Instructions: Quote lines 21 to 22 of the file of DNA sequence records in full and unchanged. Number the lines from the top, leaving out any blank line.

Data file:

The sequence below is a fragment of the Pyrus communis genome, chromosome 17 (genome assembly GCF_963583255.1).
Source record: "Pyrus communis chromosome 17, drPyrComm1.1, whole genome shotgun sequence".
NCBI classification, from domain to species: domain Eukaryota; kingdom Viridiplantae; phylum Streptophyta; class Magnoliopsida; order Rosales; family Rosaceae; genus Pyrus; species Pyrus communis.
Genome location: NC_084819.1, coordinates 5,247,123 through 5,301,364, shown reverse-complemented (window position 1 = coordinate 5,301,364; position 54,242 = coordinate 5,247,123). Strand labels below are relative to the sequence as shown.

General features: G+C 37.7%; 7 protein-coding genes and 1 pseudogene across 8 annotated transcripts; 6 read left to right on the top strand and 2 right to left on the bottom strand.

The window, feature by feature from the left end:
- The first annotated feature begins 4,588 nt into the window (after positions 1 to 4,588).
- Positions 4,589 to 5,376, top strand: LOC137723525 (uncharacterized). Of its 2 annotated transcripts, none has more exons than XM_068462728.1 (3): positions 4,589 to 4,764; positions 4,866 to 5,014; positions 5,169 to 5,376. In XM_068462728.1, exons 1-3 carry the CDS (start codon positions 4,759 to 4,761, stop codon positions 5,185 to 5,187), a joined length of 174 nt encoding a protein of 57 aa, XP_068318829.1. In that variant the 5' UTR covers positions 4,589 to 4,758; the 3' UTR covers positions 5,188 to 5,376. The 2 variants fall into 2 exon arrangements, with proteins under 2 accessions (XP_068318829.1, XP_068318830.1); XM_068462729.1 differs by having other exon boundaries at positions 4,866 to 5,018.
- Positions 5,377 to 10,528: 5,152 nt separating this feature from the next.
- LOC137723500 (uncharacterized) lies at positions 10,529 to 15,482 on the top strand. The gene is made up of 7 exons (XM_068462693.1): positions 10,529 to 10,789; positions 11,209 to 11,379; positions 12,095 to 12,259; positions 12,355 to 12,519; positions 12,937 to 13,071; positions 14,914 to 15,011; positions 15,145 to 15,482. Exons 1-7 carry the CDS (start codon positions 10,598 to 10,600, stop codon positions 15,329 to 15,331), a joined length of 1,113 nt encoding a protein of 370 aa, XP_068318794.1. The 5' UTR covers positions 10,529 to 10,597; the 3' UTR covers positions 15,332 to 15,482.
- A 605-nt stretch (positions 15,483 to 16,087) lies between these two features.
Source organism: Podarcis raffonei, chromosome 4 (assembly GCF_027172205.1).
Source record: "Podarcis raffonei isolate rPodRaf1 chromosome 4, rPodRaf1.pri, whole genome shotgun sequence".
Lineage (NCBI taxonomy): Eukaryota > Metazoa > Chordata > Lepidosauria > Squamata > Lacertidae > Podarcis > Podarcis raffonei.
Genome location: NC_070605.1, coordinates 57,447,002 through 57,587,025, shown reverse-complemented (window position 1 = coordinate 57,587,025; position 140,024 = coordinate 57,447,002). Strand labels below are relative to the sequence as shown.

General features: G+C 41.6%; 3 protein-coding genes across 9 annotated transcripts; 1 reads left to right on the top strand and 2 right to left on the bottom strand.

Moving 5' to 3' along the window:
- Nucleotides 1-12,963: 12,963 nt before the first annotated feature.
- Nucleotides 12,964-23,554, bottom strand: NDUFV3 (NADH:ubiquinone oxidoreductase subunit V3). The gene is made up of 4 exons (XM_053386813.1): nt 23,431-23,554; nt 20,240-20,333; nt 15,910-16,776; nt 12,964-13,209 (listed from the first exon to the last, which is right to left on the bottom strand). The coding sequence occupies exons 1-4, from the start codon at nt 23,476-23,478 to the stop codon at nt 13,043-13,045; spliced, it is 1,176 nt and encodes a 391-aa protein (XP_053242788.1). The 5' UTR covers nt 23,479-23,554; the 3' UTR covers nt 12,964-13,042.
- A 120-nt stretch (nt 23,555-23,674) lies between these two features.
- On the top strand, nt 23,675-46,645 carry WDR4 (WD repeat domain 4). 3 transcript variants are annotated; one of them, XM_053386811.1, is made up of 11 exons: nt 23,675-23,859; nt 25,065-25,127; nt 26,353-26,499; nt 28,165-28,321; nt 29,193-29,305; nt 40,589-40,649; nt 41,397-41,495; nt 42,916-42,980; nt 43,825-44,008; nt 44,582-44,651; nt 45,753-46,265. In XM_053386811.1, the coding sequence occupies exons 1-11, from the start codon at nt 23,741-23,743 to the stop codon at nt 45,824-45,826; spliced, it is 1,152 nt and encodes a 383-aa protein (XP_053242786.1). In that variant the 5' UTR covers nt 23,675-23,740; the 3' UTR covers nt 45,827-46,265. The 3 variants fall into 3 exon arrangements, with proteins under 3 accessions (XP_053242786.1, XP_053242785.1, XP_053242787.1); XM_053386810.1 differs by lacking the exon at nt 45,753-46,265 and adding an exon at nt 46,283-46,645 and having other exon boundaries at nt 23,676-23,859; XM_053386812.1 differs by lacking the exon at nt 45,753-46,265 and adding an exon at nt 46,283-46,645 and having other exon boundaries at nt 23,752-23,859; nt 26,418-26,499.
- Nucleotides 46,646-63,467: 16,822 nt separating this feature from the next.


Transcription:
- On the top strand, nt 23,675-46,645 carry WDR4 (WD repeat domain 4). 3 transcript variants are annotated; one of them, XM_053386811.1, is made up of 11 exons: nt 23,675-23,859; nt 25,065-25,127; nt 26,353-26,499; nt 28,165-28,321; nt 29,193-29,305; nt 40,589-40,649; nt 41,397-41,495; nt 42,916-42,980; nt 43,825-44,008; nt 44,582-44,651; nt 45,753-46,265. In XM_053386811.1, the coding sequence occupies exons 1-11, from the start codon at nt 23,741-23,743 to the stop codon at nt 45,824-45,826; spliced, it is 1,152 nt and encodes a 383-aa protein (XP_053242786.1). In that variant the 5' UTR covers nt 23,675-23,740; the 3' UTR covers nt 45,827-46,265. The 3 variants fall into 3 exon arrangements, with proteins under 3 accessions (XP_053242786.1, XP_053242785.1, XP_053242787.1); XM_053386810.1 differs by lacking the exon at nt 45,753-46,265 and adding an exon at nt 46,283-46,645 and having other exon boundaries at nt 23,676-23,859; XM_053386812.1 differs by lacking the exon at nt 45,753-46,265 and adding an exon at nt 46,283-46,645 and having other exon boundaries at nt 23,752-23,859; nt 26,418-26,499.
- Nucleotides 46,646-63,467: 16,822 nt separating this feature from the next.